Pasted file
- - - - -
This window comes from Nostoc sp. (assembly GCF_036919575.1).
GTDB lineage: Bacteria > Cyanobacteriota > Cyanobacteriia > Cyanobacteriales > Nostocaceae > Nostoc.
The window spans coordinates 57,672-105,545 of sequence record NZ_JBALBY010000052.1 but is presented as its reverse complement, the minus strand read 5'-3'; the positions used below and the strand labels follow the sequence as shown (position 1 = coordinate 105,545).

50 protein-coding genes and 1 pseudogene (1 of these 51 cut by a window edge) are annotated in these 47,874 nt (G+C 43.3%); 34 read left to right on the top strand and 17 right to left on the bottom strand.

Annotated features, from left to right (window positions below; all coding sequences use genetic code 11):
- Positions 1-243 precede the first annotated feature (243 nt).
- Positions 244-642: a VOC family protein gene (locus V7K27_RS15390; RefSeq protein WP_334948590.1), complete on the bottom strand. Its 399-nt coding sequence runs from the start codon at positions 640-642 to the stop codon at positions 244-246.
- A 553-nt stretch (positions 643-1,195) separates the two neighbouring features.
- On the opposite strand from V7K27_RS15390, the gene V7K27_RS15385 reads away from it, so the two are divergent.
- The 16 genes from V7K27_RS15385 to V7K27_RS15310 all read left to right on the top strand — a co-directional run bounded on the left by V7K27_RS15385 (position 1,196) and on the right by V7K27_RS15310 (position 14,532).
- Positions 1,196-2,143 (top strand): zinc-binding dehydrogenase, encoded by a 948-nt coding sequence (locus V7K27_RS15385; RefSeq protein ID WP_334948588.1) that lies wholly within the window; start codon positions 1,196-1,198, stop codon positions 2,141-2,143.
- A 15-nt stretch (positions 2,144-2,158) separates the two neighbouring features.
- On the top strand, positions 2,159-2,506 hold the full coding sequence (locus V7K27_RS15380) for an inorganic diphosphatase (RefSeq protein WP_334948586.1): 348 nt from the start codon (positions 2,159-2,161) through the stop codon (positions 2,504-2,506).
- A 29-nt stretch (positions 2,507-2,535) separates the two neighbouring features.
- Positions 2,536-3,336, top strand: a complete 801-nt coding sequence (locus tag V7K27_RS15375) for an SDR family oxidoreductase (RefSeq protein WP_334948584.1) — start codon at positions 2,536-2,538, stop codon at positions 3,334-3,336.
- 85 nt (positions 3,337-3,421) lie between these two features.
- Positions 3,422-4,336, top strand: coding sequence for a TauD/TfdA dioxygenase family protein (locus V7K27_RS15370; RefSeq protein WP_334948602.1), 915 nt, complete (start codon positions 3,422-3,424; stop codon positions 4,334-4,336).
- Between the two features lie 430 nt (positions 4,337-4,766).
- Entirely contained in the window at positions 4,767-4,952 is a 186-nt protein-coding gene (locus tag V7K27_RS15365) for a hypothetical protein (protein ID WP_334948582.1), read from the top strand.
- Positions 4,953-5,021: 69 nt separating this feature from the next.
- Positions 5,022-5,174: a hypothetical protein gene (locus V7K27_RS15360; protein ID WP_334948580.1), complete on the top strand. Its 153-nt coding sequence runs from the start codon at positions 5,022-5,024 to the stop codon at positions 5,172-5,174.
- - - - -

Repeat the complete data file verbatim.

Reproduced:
This window comes from Nostoc sp. (assembly GCF_036919575.1).
GTDB lineage: Bacteria > Cyanobacteriota > Cyanobacteriia > Cyanobacteriales > Nostocaceae > Nostoc.
The window spans coordinates 57,672-105,545 of sequence record NZ_JBALBY010000052.1 but is presented as its reverse complement, the minus strand read 5'-3'; the positions used below and the strand labels follow the sequence as shown (position 1 = coordinate 105,545).

50 protein-coding genes and 1 pseudogene (1 of these 51 cut by a window edge) are annotated in these 47,874 nt (G+C 43.3%); 34 read left to right on the top strand and 17 right to left on the bottom strand.

Annotated features, from left to right (window positions below; all coding sequences use genetic code 11):
- Positions 1-243 precede the first annotated feature (243 nt).
- Positions 244-642: a VOC family protein gene (locus V7K27_RS15390; RefSeq protein WP_334948590.1), complete on the bottom strand. Its 399-nt coding sequence runs from the start codon at positions 640-642 to the stop codon at positions 244-246.
- A 553-nt stretch (positions 643-1,195) separates the two neighbouring features.
- On the opposite strand from V7K27_RS15390, the gene V7K27_RS15385 reads away from it, so the two are divergent.
- The 16 genes from V7K27_RS15385 to V7K27_RS15310 all read left to right on the top strand — a co-directional run bounded on the left by V7K27_RS15385 (position 1,196) and on the right by V7K27_RS15310 (position 14,532).
- Positions 1,196-2,143 (top strand): zinc-binding dehydrogenase, encoded by a 948-nt coding sequence (locus V7K27_RS15385; RefSeq protein ID WP_334948588.1) that lies wholly within the window; start codon positions 1,196-1,198, stop codon positions 2,141-2,143.
- A 15-nt stretch (positions 2,144-2,158) separates the two neighbouring features.
- On the top strand, positions 2,159-2,506 hold the full coding sequence (locus V7K27_RS15380) for an inorganic diphosphatase (RefSeq protein WP_334948586.1): 348 nt from the start codon (positions 2,159-2,161) through the stop codon (positions 2,504-2,506).
- A 29-nt stretch (positions 2,507-2,535) separates the two neighbouring features.
- Positions 2,536-3,336, top strand: a complete 801-nt coding sequence (locus tag V7K27_RS15375) for an SDR family oxidoreductase (RefSeq protein WP_334948584.1) — start codon at positions 2,536-2,538, stop codon at positions 3,334-3,336.
- 85 nt (positions 3,337-3,421) lie between these two features.
- Positions 3,422-4,336, top strand: coding sequence for a TauD/TfdA dioxygenase family protein (locus V7K27_RS15370; RefSeq protein WP_334948602.1), 915 nt, complete (start codon positions 3,422-3,424; stop codon positions 4,334-4,336).
- Between the two features lie 430 nt (positions 4,337-4,766).
- Entirely contained in the window at positions 4,767-4,952 is a 186-nt protein-coding gene (locus tag V7K27_RS15365) for a hypothetical protein (protein ID WP_334948582.1), read from the top strand.
- Positions 4,953-5,021: 69 nt separating this feature from the next.
- Positions 5,022-5,174: a hypothetical protein gene (locus V7K27_RS15360; protein ID WP_334948580.1), complete on the top strand. Its 153-nt coding sequence runs from the start codon at positions 5,022-5,024 to the stop codon at positions 5,172-5,174.